In the end, Airbnb is a means, not an end. At some point, you may need to rein in your impulses and remember your travel goals. But if unique travel opportunities and adventure figure into those goals, Airbnb is one way to realize them.

Almost all the Airbnbs we’ve visited cost less—often significantly less—than any hotel or roadside motel we could have found, and were ever so much more interesting.

 

A few more places we’ve stayed with Airbnb. Sometimes you get amazing views, sometimes a hammock or even your own Airbnb cat. (Don’t worry, hosts make it very clear if animals are on the premises, at least in our experience. But you can always ask in a message, a good idea if you have allergies).

Have you tried Airbnb?

Why I Use Airbnb—Sometimes

Does the notion of using Airbnb sound a little scary to you? It did to me. But a couple of years ago when the Gnome and I took an adventurous cross country road trip, we decided to add one more adventure and selected three Airbnbs to add to our nights with relatives, old-fashioned Bed and Breakfast inns, and roadside motels.

We found we liked this relatively new lodging alternative and used it another time or two with equally good results. So, when we made another road trip last fall, this time to Nova Scotia, we decided we could happily and safely use Airbnb almost exclusively.

Airbnbs may be chic, quirky (waterfall Jacuzzi, anyone?) or rustic. (Click individual pictures to see a larger image.)

Happily and safely—those are the key words. The trick is to know how. In this post, I share a few of the reasons we sometimes choose Airbnb. But first, a disclaimer: I have absolutely no stake, financial or otherwise, in Airbnb—except to give it money in exchange for a good night’s sleep.

1. In our experience, Airbnb is a less expensive form of travel with a higher comfort level than hotels.

2. We’ve found Airbnb to be a homier option. There’s usually a choice of comfy upholstered furniture to relax your tired bones. We specifically look for this benefit.

3. Meeting Airbnb hosts is a good way to get to know the area. They’ll give you the local lowdown. If you’re in town for longer than a night or two, getting to know some locals gives your stay a whole new dimension. What better way to do that than stay in someone’s home? (However, if privacy is what you crave, hosts generally respect that.) Sometimes, the hosts don’t live on site, and you may never see them. Even so, many provide brochures or other information about areas of interest, nearby restaurants, etc. Some even have a three-ring binder chock full of helpful info.

4. Depending on your needs and wants, you can rent an entire house, a bedroom in a private home (with or without a private entrance), or even a shared room. Haven’t given that last one a try; don’t intend to. I’m not that adventurous!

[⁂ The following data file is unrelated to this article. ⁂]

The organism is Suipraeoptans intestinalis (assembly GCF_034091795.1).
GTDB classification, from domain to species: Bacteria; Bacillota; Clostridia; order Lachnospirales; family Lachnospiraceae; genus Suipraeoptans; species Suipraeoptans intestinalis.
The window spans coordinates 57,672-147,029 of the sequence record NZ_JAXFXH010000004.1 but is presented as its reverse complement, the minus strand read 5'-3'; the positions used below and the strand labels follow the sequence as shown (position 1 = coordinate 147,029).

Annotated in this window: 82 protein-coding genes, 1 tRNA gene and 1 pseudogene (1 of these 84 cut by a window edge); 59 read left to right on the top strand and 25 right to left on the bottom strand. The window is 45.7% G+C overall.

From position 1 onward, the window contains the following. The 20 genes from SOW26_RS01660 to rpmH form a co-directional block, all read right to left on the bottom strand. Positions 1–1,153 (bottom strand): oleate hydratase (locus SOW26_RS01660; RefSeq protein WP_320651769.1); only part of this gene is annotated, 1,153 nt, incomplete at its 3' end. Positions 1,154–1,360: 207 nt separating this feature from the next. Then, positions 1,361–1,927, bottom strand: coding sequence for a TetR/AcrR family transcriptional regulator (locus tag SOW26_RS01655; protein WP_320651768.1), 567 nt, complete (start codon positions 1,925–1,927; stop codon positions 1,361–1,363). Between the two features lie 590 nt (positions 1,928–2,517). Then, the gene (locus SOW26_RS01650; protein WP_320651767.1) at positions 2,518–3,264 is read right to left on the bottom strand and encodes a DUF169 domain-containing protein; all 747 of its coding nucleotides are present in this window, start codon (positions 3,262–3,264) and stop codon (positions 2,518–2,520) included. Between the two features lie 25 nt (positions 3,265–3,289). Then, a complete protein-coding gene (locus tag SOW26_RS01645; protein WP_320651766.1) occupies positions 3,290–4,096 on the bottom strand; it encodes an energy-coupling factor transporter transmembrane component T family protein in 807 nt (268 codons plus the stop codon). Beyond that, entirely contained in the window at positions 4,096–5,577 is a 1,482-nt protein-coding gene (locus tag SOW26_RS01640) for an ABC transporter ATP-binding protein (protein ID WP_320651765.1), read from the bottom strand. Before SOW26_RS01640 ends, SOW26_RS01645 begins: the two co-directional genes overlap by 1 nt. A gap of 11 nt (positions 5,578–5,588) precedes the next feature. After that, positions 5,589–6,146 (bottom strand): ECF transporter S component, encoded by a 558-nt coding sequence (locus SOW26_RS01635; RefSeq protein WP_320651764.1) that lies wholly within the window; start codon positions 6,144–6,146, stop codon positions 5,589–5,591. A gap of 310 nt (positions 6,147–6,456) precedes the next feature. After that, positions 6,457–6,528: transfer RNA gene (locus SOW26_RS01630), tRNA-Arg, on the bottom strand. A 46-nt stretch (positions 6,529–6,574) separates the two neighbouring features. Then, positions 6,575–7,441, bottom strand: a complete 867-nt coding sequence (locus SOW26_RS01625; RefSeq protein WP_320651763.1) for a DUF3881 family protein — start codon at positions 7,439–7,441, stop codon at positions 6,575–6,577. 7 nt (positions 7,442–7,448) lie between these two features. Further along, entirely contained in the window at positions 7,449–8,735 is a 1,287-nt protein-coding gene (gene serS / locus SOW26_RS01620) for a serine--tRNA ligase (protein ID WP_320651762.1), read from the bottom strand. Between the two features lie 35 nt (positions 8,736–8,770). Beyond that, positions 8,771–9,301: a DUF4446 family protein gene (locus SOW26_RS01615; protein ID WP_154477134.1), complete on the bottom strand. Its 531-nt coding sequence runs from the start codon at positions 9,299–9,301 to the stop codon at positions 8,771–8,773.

5. If you’re traveling with family or friends, sharing a house, apartment, or condo cuts the price even further, and it’s so much more fun to spend your evenings relaxing together in a living room than stuffed into one or another’s hotel room.

6. Depending on your Airbnb selection, you can prepare your own meals. You can eat in your pjs if you want and even save a little extra money and time. Often, the hosts stock the fridge or pantry with a few essentials, but don’t count on more than coffee makings and maybe salt and pepper. Previous guests sometimes leave what they didn’t use, so you might find cooking oil, mayo, or other condiments. You never know.

7. Airbnb hosts provide most, if not all, the amenities hotels do: bed linens, towels, soap, shampoo. In my experience, hairdryers and irons have also been universally available. One place even had a selection of condoms and feminine hygiene products. (Again, you never know!) Sometimes there’s a washer and dryer, a real convenience on longer trips.

8. Typically, Airbnb hosts do not provide a hot breakfast, though we’ve experienced a couple of happy exceptions. However, they almost always provide a coffee maker with coffee and tea bags as well as breakfast bars and sometimes fruit or other snacks. You might even find a choice of yogurts, instant oatmeal, or muffins. We stayed at one place that stocked the fridge with soft drinks, and had an entire tray full of prepackaged baked goods on the counter. Another host left us some homemade whole wheat rolls. Yum!

9. With Airbnb, you’re almost certainly putting money into the local economy, often helping a self-employed craftsperson or a young family supplement their income. That feels a lot better than lining the pockets of faceless corporations to me.